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I need a generic method for preventing XSS attacks in ASP.NET. The approach I came up with is a ValidateRequest method that evaluates the HttpRequest for any potential issues, and if issues are found, redirect the user to the same page, but in a away that is not threatening to the application. (Source code below)

While I know this method will prevent most XSS attacks, I am not certain that I am adequately preventing all possible attacks while also minimizing false positives. So, what is the most effective way to adequately prevent all possible attacks, while minimizing false positives? Are there changes I should make to the helper class below, or is there an alternative approach or third party library that offers something more convincing?

public static class XssSecurity
{

public const string PotentialXssAttackExpression = "(http(s)*(%3a|:))|(ftp(s)*(%3a|:))|(javascript)|(((\\%3C) <)[^\n]+((\\%3E) >))";

private static readonly Regex PotentialXssAttackRegex = new Regex(PotentialXssAttackExpression, RegexOptions.IgnoreCase);

public static bool IsPotentialXssAttack(this HttpRequest request)
{
    if(request != null)
    {
        string query = request.QueryString.ToString();
        if(!string.IsNullOrEmpty(query) && PotentialXssAttackRegex.IsMatch(query))
            return true;
        if(request.HttpMethod.Equals("post", StringComparison.InvariantCultureIgnoreCase))
        {
            string form = request.Form.ToString();
            if (!string.IsNullOrEmpty(form) && PotentialXssAttackRegex.IsMatch(form))
                return true;
        }
        if(request.Cookies.Count > 0)
        {
            foreach(HttpCookie cookie in request.Cookies)
            {
                if(PotentialXssAttackRegex.IsMatch(cookie.Value))
                {
                    return true;
                }
            }
        }
    }               
    return false;
}

   public static void ValidateRequest(this HttpContext context, string redirectToPath = null)
   {
       if(context == null || !context.Request.IsPotentialXssAttack()) return;

       // expire all cookies
       foreach(HttpCookie cookie in context.Request.Cookies)
       {
           cookie.Expires = DateTime.Now.Subtract(TimeSpan.FromDays(1));
           context.Response.Cookies.Set(cookie);
       }

       // redirect to safe path
       bool redirected = false;
       if(redirectToPath != null)
       {
           try
           {
               context.Response.Redirect(redirectToPath,true);
               redirected = true;
           }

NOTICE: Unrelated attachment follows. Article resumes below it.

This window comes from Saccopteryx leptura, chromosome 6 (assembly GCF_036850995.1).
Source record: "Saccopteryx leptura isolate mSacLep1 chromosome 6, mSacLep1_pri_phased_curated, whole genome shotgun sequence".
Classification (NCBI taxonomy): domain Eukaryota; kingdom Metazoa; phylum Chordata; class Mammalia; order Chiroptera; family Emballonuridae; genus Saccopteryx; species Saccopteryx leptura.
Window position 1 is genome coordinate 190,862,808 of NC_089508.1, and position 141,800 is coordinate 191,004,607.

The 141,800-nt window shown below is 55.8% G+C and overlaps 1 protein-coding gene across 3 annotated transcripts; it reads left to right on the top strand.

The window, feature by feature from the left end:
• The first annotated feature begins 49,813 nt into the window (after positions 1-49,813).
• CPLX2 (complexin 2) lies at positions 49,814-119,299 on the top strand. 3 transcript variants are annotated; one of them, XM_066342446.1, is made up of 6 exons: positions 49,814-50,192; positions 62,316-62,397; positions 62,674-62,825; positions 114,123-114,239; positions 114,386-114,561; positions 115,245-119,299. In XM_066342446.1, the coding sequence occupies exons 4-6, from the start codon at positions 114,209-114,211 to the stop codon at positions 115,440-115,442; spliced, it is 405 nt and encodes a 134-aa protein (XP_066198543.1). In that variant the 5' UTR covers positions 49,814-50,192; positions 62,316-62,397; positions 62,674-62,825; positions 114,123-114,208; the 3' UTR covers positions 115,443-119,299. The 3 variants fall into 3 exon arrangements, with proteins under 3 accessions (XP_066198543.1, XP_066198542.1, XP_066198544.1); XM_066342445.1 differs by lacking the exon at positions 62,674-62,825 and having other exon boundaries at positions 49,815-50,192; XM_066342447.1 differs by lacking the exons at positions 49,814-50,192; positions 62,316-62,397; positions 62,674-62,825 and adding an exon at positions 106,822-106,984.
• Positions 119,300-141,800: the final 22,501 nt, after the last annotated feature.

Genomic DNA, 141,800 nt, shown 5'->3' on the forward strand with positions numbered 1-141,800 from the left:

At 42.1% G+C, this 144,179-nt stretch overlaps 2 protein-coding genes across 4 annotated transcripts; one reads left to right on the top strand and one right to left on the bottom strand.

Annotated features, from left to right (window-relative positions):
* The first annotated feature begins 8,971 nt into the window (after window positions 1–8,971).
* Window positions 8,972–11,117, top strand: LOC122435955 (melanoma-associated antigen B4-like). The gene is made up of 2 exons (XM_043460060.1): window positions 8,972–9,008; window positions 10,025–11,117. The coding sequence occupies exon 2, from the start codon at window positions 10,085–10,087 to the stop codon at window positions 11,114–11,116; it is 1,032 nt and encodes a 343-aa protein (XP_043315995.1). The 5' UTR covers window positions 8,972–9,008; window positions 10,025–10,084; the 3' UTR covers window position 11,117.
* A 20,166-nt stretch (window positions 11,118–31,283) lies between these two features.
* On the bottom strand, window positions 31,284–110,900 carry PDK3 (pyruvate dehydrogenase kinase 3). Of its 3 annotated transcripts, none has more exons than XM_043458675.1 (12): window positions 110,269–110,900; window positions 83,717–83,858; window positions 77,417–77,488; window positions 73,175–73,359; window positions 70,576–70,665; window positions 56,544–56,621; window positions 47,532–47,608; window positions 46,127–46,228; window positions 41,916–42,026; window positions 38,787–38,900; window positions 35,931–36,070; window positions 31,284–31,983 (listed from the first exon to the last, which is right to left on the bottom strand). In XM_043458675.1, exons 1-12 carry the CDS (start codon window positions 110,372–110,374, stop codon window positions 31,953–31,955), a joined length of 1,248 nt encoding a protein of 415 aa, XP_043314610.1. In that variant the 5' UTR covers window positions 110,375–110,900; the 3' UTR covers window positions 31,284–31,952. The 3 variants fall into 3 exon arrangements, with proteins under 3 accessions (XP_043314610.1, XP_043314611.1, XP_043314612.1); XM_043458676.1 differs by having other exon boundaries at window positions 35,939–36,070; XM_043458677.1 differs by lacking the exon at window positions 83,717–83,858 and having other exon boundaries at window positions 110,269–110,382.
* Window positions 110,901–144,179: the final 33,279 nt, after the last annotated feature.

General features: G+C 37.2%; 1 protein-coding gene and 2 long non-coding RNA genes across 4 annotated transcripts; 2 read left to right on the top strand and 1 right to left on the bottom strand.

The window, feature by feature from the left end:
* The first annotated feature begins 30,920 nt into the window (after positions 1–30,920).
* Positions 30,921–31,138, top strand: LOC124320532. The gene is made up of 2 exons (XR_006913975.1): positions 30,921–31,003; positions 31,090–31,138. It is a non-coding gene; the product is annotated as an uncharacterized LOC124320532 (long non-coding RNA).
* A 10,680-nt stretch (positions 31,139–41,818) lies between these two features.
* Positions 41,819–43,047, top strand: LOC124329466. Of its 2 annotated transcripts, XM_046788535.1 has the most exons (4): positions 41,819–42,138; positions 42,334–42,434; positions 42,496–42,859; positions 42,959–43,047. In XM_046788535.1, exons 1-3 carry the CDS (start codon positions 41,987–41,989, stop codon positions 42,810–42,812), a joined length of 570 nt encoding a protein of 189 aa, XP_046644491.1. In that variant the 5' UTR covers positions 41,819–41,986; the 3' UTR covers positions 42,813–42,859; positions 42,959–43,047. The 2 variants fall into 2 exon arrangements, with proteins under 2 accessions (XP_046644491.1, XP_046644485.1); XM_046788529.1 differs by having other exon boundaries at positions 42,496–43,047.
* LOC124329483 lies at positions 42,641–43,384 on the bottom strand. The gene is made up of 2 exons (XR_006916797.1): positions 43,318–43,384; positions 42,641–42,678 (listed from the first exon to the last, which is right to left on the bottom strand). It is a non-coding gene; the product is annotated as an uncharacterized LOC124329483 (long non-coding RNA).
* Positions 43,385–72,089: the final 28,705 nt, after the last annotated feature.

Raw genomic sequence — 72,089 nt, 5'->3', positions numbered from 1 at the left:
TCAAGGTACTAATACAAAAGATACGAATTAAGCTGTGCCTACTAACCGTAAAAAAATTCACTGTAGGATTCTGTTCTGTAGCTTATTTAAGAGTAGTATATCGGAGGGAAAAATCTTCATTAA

catch
           {
               redirected = false;
           }
       }
       if (redirected) 
           return;

       string safeUrl = context.Request.Url.AbsolutePath.Replace(context.Request.Url.Query, string.Empty);
       context.Response.Redirect(safeUrl,true);
   }
}
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Why are you looking for alert? This has nothing to do with exploiting xss, an attacker will never use this function to aid in exploitation. –  Rook Nov 13 '11 at 2:23
1  
Trying to write security system against an attack you have never exploited is a serious mistake. Security systems should be very simple. XSS should be prevented by a simple encoding routine. –  Rook Nov 13 '11 at 2:26
1  
@rook, the client whose site I wrote this for is testing the site with HP WebInspect, which uses alert as one of it's test 'attacks' –  smartcaveman Nov 13 '11 at 2:26
    
@rook, i'd love to see an example or reference to one –  smartcaveman Nov 13 '11 at 2:26
2  
If HP WebInspect i using alert to TEST your code, than that is a HUGE reason not to block it. Its very likely that your system is extremely vulnerable to xss because you are fooling your tool without addressing the root of the problem. –  Rook Nov 13 '11 at 2:28
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2 Answers

up vote 1 down vote accepted

what is the most effective way to adequately prevent all possible attacks, while minimizing false positives?

Whitelisting + schemas. Only permit exactly the data you want to permit, then encode it for transport appropriate to the intended end-point (eg, if you're using the input in SQL, you might want to escape it using libraries built to escape potentially dangerous SQL code - not that you should be putting raw input into SQL anyway without a stored proc or equiv...)

Do NOT attempt to blacklist unless it is an extra check for due caution. You will miss something and you will expose yourself to attack.

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Its not even a third party library, Microsoft makes an AnitXss library. Moreover, you can actually set it as the default encoding for asp.net 4+ when <% %> is used in your markup as outlined here and here

Some basic instructions on using it can be found here

share|improve this answer
    
I should have mentioned that it needs to be ASP.NET 2.0 compatible. Do you see a problem with the code I posted? –  smartcaveman Nov 14 '11 at 1:08
1  
I believe this version will work. microsoft.com/download/en/details.aspx?id=17389 The technique you are attempting doen't work well. Regex's will almost always miss something. Several well maintained libraries that have attempted to do this have had flaws found in them. There is every reason to think something you or I threw together would fair far far worse. –  imichaelmiers Nov 14 '11 at 1:28
    
@imichaelmiers Here is the link to version 1.5 it is newer than what you link to microsoft.com/download/en/… –  makerofthings7 Nov 14 '11 at 17:20
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